Recently I had the privilege and pleasure of interviewing Edgar and Hanka Krasa, two remarkable survivors from Terezín living in the Boston area.
Edgar sang in all the performances of the Verdi Requiem that Rafi Schächter staged in the ghetto, and he is a major contributor to the dialogue and presentation of Defiant Requiem, a work incorporating the Verdi Requiem and Terezín testimony written by Murry Sidlin, resident conductor of the Oregon Symphony Orchestra. [Disclaimer: I haven’t seen this production]. Edgar was asked to join the first group of the Aufbaukommando, 342 young men sent in late 1941 to set up Terezín as a ghetto for the Jewish population of Bohemia and Moravia. Because of his training, Edgar assisted in the setting up of the kitchens in Terezín. Hanka worked in the Landwirtschaft (agricultural labour force) and escaped deportation to the East because of this work. The initial meeting with Edgar and Hanka took place at the home of their friends, Ralf and Basia Gawlick. Ralf works at Boston College with my dear friend Michael Noone, hence the introduction. It was a very meaningful afternoon, but I felt we needed to talk in more detail one-on-one, so we arranged another meeting with Edgar and Hanka, this time at their home.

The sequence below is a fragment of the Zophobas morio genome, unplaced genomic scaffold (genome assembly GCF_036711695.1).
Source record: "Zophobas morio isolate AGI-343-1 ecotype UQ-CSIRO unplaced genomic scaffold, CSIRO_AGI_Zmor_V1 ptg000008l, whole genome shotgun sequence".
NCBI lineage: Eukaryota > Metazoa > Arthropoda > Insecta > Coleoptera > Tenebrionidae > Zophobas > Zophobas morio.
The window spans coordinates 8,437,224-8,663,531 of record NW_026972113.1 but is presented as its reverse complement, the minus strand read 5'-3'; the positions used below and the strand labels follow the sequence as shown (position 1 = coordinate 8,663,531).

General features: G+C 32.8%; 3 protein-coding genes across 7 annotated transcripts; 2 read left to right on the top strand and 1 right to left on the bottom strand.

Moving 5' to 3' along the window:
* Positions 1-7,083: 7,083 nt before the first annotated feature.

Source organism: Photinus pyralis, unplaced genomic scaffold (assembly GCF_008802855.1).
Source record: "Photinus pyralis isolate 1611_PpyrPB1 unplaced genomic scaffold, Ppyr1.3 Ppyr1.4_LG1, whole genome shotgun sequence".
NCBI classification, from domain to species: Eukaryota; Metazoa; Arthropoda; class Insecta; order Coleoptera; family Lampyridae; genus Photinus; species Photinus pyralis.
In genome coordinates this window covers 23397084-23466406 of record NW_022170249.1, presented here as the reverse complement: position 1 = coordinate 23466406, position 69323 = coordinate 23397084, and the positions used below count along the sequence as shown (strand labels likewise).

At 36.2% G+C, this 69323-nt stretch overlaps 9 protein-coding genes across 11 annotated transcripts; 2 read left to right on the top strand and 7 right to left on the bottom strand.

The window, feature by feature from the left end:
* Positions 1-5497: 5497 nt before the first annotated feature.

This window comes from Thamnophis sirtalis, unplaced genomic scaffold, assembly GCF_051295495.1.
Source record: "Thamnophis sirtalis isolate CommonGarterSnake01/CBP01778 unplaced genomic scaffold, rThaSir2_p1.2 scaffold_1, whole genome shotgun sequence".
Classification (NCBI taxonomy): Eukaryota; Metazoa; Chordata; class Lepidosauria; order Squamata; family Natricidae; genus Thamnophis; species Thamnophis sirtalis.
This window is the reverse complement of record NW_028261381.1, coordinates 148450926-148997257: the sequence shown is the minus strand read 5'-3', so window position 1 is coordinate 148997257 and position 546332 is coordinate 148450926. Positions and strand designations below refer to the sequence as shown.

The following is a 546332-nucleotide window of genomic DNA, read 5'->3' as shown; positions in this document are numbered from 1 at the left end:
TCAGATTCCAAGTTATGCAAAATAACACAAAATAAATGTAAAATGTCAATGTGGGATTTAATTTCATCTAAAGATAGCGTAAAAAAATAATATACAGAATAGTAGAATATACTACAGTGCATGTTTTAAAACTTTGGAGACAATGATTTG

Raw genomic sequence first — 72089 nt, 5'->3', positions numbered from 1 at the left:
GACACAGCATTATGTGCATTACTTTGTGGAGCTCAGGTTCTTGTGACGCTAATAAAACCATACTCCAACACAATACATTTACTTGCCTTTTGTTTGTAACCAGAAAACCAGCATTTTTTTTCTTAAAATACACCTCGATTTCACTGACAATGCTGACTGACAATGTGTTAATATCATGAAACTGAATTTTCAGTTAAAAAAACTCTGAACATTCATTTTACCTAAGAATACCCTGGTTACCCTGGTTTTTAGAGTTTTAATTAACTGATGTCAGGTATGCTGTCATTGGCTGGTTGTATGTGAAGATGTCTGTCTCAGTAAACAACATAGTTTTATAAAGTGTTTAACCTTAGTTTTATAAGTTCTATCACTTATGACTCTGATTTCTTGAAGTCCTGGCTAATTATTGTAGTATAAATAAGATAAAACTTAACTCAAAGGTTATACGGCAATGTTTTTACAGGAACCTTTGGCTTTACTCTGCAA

Together with Michael we sat around the Krasa’s dining room table and talked about features of musical life in the ghetto, both formal and informal. We discussed all different aspects of society in the ghetto. And of course, being a Jewish home, we were offered an abundance of food – all traditional Czech biscuits (cookies, known as vánocní cukrový) and a seriously delicious plum cake (švestkový kolác). Hopefully I will get some of the recipes from Hanka in coming months.